Our projects are not tours, photographic safaris or excursions but genuine research expeditions, promoting sustainable conservation and preservation of the planet's wildlife by forging alliances between scientists and the public. Our goal is to make, through our expedition work, an active contribution towards a sustainable biosphere. We believe in empowering ordinary people by placing them at the centre of scientific study and by actively involving them out in the field, where there is conservation work to be done.
We always work in close conjunction with local people and scientists and try our best to ensure that the fruits of our expedition work benefit our local helpers, their society and the environment they live in. Adventure, remote locations, different cultures and people are part and parcel of our expeditions, but also the knowledge that you will have played an active role in conserving part of our planet's biosphere. We exist for those who, through their hands-on work, want to make a difference to the survival of the particular species or habitat under investigation, and to the world at large. We invite everyone to come and join us out in the field, at the forefront of conservation, to work, learn, experience and take responsible guardianship of our planet.
To achieve this we will wherever possible: + collaborate with reputable scientists, research institutions and educational establishments (wherever possible from the host nation) who are experts in their field + collaborate with organisations and businesses which operate in an ethical and/or sustainable way + operate in an ethical and sustainable way, minimising negative impacts on local cultures, environments and economies + publish results and recommendations based on collaborative work together with those who helped gather data and draw conclusions.
On this expedition our main partner is WWF-Indonesia whose mission it is to conserve biodiversity and reducing human impact. WWF-Indonesia’s ultimate goal is to stop and eventually reverse environmental degradation and to build a future where people live in harmony with nature. WWF-Indonesia currently runs a multitude of programmes throughout Indonesia in marine, freshwater and forest ecosystems. We assists WWF-Indonesia with its Sumatran tiger programme.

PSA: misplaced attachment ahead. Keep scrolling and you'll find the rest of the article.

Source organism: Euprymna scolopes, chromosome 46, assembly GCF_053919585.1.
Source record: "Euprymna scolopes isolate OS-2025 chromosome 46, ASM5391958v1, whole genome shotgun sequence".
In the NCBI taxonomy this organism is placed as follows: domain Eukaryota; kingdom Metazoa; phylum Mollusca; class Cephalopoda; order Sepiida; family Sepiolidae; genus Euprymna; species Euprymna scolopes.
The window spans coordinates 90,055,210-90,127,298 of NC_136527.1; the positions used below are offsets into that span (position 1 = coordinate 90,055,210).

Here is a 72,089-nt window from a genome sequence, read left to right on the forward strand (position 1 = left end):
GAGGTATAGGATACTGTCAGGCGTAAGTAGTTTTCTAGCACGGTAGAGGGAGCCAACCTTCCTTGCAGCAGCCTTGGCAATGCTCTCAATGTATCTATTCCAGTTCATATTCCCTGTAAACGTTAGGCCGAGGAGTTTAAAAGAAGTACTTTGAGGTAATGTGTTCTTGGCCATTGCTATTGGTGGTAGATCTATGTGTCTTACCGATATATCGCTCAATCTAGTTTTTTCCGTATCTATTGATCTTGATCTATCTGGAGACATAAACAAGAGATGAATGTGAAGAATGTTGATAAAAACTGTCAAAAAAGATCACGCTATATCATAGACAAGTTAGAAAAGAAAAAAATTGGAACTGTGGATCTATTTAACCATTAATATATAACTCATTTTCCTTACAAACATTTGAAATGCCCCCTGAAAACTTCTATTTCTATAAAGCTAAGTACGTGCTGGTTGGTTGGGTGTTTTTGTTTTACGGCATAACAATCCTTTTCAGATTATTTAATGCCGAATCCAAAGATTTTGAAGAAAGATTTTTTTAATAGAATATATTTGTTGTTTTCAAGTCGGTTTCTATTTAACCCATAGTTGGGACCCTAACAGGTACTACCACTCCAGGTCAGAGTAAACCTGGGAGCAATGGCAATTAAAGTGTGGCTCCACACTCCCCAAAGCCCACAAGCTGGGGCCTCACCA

All missions are developed with local partners and scientists, as well as community representatives where appropriate. This consultation serves to minimise negative impacts on local cultures. This is often developed through a more complete integration into the local community, by working alongside them to achieve a conservation objective.
Accommodation varies from fixed camps, jungle lodges to tents. Where applicable, these will be owned locally.
Where possible food is sourced from locally supplied produce and ideally from organic sources.
Where applicable, team members are encouraged to spend their relaxation time using local facilities and resources.
We always work in close conjunction with local people and makes sure that the fruits of our work benefit local helpers, their society and the environment they live in.
Briefings before the start of the mission and leaders during the mission highlight relevant social issues and offer best practice examples to team members.